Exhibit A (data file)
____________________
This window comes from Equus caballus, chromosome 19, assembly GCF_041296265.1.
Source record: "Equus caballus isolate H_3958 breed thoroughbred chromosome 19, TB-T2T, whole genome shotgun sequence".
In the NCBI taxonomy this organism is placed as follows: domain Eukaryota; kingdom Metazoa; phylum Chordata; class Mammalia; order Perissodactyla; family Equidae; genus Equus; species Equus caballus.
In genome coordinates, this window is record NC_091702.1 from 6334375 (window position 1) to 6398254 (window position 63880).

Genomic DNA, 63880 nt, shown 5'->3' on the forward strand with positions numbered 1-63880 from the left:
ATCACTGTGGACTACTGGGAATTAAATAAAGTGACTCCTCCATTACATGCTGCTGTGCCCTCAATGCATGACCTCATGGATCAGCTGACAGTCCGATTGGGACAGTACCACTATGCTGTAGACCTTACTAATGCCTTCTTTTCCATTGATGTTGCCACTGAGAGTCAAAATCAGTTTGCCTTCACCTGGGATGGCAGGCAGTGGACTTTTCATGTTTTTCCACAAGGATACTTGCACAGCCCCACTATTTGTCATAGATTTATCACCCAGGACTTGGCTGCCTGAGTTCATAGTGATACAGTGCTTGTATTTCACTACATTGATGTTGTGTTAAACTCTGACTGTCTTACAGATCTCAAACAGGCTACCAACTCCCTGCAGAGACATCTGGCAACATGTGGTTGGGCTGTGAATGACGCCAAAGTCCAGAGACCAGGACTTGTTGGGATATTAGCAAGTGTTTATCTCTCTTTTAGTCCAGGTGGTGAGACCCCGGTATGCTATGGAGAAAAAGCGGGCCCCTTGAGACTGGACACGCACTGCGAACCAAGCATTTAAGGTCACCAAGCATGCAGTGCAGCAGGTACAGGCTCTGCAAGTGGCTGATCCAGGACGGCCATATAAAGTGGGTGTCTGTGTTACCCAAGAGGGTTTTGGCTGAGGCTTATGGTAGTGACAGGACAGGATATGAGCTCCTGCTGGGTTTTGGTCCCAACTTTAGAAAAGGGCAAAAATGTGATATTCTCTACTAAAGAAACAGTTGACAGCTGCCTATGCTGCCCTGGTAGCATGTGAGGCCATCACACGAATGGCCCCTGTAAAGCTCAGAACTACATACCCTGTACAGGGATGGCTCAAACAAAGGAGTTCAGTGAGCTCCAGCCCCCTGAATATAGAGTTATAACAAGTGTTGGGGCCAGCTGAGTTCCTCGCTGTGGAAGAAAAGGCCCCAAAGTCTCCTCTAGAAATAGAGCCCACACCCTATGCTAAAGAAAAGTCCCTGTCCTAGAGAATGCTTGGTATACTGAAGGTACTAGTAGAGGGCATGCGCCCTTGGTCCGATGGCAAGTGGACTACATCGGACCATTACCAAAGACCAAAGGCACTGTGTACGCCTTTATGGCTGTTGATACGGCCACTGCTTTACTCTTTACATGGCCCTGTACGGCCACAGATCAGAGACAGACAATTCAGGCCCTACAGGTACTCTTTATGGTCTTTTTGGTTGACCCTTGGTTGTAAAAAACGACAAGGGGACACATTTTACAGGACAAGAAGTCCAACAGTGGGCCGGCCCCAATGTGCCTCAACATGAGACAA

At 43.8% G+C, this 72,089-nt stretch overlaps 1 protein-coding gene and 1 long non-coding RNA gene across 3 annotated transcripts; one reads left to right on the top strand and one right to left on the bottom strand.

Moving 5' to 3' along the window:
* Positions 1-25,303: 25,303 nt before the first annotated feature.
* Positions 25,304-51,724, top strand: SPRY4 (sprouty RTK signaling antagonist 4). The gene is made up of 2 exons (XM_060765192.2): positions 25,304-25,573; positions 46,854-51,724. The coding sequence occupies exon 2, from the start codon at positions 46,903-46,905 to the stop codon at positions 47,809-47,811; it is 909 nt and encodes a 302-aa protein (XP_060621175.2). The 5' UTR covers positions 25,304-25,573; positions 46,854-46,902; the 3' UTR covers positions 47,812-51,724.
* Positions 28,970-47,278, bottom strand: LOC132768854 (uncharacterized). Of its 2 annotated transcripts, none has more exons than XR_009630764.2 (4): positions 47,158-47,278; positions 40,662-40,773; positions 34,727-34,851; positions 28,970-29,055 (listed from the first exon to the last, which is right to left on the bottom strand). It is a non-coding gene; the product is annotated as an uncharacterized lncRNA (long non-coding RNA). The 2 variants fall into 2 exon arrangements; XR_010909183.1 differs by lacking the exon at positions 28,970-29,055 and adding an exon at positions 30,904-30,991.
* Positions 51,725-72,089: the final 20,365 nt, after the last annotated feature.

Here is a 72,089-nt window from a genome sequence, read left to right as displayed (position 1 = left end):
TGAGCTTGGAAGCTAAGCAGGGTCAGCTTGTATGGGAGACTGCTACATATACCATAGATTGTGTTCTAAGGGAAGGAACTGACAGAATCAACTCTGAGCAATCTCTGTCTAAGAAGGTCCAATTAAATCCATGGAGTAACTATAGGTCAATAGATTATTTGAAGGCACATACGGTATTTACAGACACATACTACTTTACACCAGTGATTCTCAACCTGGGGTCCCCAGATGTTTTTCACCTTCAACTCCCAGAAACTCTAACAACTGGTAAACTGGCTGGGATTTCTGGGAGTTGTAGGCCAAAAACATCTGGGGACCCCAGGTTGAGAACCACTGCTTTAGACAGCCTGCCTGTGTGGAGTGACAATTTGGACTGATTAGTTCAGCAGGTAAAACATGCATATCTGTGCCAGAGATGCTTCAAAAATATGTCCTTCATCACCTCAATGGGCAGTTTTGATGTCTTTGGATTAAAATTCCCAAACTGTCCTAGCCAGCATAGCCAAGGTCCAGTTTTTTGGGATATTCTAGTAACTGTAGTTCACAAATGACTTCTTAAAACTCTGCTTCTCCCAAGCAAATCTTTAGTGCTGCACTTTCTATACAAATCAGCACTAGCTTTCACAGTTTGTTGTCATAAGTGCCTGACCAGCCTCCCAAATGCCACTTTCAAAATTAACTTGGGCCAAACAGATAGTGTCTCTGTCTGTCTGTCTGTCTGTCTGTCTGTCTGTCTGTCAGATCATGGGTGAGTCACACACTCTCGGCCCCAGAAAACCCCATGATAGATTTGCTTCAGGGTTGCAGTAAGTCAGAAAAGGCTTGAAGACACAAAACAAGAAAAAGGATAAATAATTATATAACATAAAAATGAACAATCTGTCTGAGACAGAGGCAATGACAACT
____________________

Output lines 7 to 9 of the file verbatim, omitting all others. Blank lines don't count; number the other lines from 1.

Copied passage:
At 43.8% G+C, this 72,089-nt stretch overlaps 1 protein-coding gene and 1 long non-coding RNA gene across 3 annotated transcripts; one reads left to right on the top strand and one right to left on the bottom strand.

Moving 5' to 3' along the window:
* Positions 1-25,303: 25,303 nt before the first annotated feature.